Good fruit set on a newly planted Ilex verticillata 'Winter Gold' (M. Runkel)
It is at Bayard Cutting, one of nine cultivars we planted this spring.

Ilex verticillata 'Winter Gold'

 

November 6, 2014
Ilex verticillata 'Maryland Beauty' This girl is ready for the holidays! (S.Hunter)

'Maryland Beauty'

 

November 5, 2014
Yellow-berried American hollies can be worked into fall flower arrangements and Thanksgiving centerpieces - here are two favorites, 'Boyce Thompson Xanthocarpa' and 'Goldie'. (Jim Resch)

Yellow-berried American hollies

 

October 30, 2014
A flat of Ilex opaca 'Red Velvet' ready to stick (S.Hunter)
This is a really neat old selection of American holly - from Orlando Pride, who grew the plant in Butler PA north of Pittsburgh. It's exceptionally cold-hardy.

'Red Velvet'

 

October 30, 2014
A nice, crisp fall day, and the fruits on this American holly 'Miss Helen' are finally nearing full coloration. (Jim Resch)

Miss Helen

 

October 29, 2014
Posted by Janet Usher Shriver....We had a great time at the National Holly Society Meeting at Rutgers U. last week. The Amateur Division of the sprig contest was fun and educational for us, and we left with a carload of lovely plants. Can't wait for the meeting next year in Hunt Valley!

Ilex verticillata 'Christmas Cheer'

 

October 7, 2014
Ilex opaca 'Canary' (S.Hunter) — at University of Delaware.

Ilex opaca 'Canary'

 

October 7, 2014
Ilex opaca 'Lin's Gold ' at University of Delaware Botanical Gardens (S. Hunter )
— at University of Delaware.

Does anyone have this available? (Paul)
Not yet, Paul. This may be the only plant of 'Lin's Gold' left in any public collection - the good news is they let us take cuttings today! (Jim)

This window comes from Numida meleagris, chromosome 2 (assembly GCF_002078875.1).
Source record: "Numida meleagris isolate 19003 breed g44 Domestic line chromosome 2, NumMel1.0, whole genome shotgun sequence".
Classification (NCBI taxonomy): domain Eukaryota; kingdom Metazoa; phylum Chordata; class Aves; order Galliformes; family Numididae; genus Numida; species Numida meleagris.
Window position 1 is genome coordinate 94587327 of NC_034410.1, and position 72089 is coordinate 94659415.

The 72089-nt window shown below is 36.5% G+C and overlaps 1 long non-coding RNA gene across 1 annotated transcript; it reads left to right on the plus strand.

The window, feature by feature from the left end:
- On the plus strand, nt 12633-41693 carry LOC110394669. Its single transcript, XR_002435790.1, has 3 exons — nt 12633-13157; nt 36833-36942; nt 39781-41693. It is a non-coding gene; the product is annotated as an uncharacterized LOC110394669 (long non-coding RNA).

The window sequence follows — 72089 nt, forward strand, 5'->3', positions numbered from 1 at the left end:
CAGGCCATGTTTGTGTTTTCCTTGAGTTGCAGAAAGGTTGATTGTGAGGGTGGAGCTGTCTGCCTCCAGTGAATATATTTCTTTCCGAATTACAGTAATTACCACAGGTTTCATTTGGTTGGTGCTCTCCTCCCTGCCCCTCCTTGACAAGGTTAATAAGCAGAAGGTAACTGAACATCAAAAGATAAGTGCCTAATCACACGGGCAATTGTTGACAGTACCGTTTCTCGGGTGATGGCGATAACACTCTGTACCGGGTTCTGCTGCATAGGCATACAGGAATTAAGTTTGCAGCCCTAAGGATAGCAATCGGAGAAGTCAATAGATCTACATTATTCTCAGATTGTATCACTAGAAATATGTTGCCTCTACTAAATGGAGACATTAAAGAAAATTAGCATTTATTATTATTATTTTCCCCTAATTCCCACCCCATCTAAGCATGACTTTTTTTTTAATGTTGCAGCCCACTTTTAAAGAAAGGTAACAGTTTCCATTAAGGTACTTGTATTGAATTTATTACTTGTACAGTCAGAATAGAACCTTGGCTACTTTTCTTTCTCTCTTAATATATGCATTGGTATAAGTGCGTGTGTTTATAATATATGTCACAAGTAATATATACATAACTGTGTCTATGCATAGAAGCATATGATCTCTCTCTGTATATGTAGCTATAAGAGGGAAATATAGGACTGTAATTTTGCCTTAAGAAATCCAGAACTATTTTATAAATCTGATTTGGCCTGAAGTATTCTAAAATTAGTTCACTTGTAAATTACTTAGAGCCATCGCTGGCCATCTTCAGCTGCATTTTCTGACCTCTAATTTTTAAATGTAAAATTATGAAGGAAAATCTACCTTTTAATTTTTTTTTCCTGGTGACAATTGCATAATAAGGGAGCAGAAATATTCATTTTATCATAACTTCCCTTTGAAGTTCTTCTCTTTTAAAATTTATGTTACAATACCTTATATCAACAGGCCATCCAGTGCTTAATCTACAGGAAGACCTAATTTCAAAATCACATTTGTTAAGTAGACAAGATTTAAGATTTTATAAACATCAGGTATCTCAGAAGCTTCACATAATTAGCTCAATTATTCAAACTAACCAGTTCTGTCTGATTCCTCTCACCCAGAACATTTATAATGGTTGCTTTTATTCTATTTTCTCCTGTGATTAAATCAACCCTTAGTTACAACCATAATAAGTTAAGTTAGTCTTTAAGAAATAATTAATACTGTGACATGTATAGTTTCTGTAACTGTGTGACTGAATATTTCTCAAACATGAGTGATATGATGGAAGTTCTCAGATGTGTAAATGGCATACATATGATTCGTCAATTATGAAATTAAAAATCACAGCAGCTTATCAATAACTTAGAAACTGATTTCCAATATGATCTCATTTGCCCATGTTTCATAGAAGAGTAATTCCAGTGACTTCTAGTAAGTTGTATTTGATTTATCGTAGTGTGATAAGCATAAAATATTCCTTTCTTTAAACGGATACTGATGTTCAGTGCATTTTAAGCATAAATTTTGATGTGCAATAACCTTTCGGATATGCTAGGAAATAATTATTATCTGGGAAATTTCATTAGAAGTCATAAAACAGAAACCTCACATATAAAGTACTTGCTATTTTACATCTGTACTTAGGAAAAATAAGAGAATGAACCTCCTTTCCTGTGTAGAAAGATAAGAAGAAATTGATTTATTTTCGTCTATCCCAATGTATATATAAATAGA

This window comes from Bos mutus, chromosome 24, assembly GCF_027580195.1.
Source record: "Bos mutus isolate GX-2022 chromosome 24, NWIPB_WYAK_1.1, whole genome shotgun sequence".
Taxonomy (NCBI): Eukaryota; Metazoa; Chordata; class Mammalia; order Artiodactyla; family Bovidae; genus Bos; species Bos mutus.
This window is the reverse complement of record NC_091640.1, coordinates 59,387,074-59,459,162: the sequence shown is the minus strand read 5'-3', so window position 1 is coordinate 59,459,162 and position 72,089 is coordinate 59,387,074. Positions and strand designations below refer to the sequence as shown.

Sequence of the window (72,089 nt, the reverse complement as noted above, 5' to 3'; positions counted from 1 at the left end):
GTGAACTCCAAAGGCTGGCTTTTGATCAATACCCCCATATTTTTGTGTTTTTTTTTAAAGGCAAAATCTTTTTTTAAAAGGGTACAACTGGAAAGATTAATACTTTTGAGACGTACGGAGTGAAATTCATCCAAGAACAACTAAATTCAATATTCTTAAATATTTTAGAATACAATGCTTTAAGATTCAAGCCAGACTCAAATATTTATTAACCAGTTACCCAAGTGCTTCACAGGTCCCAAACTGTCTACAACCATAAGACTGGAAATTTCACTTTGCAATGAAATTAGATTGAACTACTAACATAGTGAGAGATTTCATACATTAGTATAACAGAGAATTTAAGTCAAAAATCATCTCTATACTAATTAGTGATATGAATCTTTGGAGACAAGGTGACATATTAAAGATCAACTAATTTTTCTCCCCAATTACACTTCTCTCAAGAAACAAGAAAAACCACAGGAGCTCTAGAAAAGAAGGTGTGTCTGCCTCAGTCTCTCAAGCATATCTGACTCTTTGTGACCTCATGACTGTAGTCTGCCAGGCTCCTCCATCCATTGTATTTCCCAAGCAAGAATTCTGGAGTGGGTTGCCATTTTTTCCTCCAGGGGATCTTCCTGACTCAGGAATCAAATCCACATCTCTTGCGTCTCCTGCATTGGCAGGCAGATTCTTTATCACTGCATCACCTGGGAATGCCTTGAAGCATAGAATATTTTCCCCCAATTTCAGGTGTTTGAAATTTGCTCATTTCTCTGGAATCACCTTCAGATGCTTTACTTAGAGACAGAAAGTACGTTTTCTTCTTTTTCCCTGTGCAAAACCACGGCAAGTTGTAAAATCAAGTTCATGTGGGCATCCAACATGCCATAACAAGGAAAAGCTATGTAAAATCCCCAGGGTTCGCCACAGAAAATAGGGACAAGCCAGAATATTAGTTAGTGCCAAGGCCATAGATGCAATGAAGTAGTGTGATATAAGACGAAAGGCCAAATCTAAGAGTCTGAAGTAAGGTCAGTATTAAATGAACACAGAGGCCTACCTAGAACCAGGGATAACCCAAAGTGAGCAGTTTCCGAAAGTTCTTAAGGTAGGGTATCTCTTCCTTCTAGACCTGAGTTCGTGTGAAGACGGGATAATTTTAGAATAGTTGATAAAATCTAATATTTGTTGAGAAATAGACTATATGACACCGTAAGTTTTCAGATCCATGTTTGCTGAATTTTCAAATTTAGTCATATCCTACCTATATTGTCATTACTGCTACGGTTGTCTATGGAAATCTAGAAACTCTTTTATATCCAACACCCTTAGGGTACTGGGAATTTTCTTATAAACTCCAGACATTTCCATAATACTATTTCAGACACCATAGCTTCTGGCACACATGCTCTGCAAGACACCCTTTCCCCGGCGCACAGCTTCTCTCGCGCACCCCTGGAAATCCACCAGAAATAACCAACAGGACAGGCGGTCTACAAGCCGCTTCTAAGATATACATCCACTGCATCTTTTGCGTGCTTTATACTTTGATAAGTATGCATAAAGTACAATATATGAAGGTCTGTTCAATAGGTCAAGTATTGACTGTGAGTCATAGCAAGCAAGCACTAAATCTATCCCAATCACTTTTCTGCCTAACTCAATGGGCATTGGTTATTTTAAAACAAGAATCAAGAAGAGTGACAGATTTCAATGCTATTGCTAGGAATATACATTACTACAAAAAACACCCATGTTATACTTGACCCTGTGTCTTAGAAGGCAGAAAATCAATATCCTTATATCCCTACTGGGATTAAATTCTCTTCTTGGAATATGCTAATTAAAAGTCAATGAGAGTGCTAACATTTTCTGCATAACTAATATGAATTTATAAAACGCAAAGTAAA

'Lin's Gold '

 

October 4, 2014
This beautifully columnar American holly, Ilex opaca 'Freeman', grows at the Morris Arboretum in Philadelphia. It is about 50 feet tall and only about 15 feet wide. The label shows it was accessioned in 1949.

Ilex opaca 'Freeman'

 

 

September 16, 2014
Ouch! Avoid this saddleback caterpillar, found this time of year on hollies and many other plants. The stinging hairs on this little fellow feel like a wasp sting...maybe a little worse!

saddleback caterpillar

 

September 8, 2014
While we're on the subject of variegated hollies with confusing names...here's Ilex aquifolium 'Golden Queen' at the Planting Fields Arboretum on Long Island. What a beautiful female holly, and yet...if you look in Fred Galle's book, 'Golden Queen' is listed as a male (!), going back to old popular English names. So something's not quite right here, but the plant is still really pretty! (J. Resch)